Weeknight Soups- Quick and Delicious!
MONDAY, NOVEMBER 22, 7:00 to 8:15 PM
Weeknight soups need to be quick, easy, nutritious, and delicious. During this presentation Chef Liz Barbour of The Creative Feast will demonstrate two delicious soup recipes you can have on the dinner table in minutes.
For this program, you must register, using the following link, on Liz's site. After registering, you will receive a confirmation email containing information about joining the webinar.
Virtual Program. Registration Required. This program will NOT be recorded.
Soil Hydration: What It Is, Why It's Important, and How to Achieve It
Amherst Garden Club Side Shoot Program
Ever wondered how to water your plants more effectively, instead of having water sit on top of the soil, run off, or go straight out the drain holes in your pots? Water is vital to plant health, so watering effectively is important, particularly given increasing frequency of droughts. Learn how soil can become “hydrophobic,” (repel water), and what you can do as you prepare soil, put plants into it, and care for them afterward to keep the soil and the plants alive, happy, and properly hydrated. We’ll provide lots of tips and techniques for you to apply whether you’re gardening outside or inside.
This interesting topic has become a passion for our speaker, Becky Stoughton. Becky is a past President of the Amherst Garden Club and a Master Gardener through the UNH Cooperative Extension. A transplant from Texas, some years ago, she has rolled up her sleeves and taken hold of the New England way of gardening, knowing winter, each year, will put an end to the gardens until Spring.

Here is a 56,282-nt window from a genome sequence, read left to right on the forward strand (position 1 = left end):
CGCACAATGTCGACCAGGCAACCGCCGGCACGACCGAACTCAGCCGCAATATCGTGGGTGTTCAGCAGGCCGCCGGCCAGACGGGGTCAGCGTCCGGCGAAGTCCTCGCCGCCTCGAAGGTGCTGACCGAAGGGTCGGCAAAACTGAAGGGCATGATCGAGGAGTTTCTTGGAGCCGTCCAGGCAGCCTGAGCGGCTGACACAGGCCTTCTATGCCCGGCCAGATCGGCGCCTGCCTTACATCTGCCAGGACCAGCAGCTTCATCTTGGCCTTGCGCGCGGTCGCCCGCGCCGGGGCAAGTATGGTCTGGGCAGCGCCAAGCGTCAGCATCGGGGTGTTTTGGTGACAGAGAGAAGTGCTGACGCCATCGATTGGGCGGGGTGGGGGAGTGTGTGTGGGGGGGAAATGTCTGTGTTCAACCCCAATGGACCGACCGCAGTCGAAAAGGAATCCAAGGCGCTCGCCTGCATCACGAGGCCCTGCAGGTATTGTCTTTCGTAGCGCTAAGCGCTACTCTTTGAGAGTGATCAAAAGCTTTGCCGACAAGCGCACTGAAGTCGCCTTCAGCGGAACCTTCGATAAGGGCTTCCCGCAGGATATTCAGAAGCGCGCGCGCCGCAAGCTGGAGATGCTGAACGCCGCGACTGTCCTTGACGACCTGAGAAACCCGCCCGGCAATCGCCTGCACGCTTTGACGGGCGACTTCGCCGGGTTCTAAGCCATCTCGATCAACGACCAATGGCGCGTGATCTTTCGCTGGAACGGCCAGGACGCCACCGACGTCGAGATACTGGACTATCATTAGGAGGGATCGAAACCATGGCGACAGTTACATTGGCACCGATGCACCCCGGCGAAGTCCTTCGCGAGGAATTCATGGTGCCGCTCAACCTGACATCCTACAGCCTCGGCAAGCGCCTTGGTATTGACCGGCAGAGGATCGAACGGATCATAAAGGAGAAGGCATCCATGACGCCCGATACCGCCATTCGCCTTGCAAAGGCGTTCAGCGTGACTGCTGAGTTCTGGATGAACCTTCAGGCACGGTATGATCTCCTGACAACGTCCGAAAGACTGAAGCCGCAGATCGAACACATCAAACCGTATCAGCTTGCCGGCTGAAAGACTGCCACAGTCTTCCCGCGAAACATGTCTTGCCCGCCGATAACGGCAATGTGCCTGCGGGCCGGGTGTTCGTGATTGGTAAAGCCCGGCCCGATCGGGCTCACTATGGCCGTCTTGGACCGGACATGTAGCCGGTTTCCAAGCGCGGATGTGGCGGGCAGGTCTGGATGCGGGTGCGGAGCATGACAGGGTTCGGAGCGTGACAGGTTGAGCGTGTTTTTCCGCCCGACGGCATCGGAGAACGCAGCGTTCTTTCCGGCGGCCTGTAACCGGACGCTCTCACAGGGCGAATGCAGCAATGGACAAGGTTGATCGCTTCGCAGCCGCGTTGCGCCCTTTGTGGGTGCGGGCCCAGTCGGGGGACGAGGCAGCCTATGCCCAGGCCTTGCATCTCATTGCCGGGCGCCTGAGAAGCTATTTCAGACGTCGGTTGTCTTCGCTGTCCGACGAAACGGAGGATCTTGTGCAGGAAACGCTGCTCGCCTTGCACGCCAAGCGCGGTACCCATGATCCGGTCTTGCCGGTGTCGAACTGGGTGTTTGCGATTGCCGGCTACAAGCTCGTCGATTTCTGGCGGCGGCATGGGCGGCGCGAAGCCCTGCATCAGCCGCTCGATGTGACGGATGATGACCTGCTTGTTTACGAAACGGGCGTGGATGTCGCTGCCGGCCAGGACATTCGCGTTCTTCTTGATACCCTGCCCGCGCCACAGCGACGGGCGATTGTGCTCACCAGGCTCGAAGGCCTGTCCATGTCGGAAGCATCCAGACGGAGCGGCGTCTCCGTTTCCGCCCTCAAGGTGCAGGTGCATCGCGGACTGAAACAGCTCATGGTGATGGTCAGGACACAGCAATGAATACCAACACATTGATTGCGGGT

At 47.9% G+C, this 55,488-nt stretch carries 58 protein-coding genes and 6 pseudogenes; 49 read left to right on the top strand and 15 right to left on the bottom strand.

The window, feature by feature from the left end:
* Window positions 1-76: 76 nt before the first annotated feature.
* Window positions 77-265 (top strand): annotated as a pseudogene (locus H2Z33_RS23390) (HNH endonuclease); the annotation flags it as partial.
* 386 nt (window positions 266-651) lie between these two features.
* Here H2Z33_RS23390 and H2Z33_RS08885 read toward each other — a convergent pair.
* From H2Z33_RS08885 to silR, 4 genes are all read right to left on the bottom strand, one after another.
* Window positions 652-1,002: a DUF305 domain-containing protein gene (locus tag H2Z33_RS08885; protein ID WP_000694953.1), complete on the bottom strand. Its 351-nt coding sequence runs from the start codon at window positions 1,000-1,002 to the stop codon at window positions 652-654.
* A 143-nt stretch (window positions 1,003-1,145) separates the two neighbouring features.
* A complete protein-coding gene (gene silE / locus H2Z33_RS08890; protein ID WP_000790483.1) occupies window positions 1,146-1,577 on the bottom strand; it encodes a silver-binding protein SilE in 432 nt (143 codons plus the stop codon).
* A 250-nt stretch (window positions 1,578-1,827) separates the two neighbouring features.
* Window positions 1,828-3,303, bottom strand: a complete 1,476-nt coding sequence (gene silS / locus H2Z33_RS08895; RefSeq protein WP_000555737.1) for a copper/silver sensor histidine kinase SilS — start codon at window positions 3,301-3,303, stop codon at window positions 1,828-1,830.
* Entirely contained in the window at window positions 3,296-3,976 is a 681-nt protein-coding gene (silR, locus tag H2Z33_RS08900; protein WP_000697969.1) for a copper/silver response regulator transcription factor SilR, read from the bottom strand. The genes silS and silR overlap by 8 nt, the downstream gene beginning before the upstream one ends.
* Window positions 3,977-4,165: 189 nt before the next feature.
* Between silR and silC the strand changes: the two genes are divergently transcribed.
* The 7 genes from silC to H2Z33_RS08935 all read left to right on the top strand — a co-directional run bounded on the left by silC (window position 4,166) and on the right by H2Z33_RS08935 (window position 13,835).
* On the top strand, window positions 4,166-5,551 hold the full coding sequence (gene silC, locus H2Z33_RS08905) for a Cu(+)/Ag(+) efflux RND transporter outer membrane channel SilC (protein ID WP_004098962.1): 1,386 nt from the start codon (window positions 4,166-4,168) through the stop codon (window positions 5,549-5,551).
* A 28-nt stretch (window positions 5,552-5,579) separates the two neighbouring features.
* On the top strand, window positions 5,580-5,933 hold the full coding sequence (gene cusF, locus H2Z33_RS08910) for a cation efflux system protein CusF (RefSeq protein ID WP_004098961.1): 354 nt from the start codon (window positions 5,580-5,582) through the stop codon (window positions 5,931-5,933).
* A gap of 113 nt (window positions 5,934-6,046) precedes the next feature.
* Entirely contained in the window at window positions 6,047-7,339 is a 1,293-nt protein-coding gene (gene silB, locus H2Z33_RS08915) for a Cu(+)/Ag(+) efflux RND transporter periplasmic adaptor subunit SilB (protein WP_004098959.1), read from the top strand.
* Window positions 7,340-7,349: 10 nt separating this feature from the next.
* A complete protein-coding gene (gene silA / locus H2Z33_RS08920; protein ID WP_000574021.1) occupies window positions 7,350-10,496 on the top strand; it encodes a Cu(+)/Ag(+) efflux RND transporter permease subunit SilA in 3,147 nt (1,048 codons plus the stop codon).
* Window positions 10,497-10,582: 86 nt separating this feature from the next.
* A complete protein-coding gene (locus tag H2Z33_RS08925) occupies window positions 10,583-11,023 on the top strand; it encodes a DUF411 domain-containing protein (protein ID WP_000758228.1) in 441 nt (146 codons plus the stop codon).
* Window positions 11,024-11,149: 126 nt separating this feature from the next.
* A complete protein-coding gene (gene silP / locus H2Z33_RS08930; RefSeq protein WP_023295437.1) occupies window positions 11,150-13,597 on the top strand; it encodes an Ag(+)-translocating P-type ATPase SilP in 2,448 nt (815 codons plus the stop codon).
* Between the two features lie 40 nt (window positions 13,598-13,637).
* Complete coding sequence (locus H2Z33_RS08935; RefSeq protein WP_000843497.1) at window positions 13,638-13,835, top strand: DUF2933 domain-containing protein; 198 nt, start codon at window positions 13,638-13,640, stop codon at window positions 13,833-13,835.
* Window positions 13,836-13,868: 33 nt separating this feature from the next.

In-Person Program. Registration Required.
WEDNESDAY, NOVEMBER 10, 7:00 to 8:00 PM
Lower Level, Johnson Meeting Room, Amherst Town Library
14 Main Street, Amherst, NH, 03031
Digging Into Native History in New Hampshire
WEDNESDAY, NOVEMBER 17, 7:00 to 8:30 PM
Abenaki history has been reduced to near-invisibility as a result of conquest, a conquering culture that placed little value on the Indian experience, and a strategy of self-preservation that required many Abenaki to go "underground," concealing their true identities for generations to avoid discrimination and persecution. Presenter Robert Goodby reveals archaeological evidence that shows their deep presence here, inches below the earth's surface.
Robert Goodby is a professor of Anthropology at Franklin Pierce University in Rindge. He holds a Ph.D. in anthropology from Brown University and has spent the last thirty years studying Native American archaeological sites in New England. He is a past president of the New Hampshire Archeological Society, a former Trustee of the Mount Kearsarge Indian Museum in Warner, and served on the New Hampshire Commission on Native American Affairs. In 2010, he directed the excavations of four 12,000 year-old Paleoindian dwelling sites at the Tenant Swamp site in Keene.
Virtual Program. Registration Required to receive Zoom login information. This program will NOT be recorded.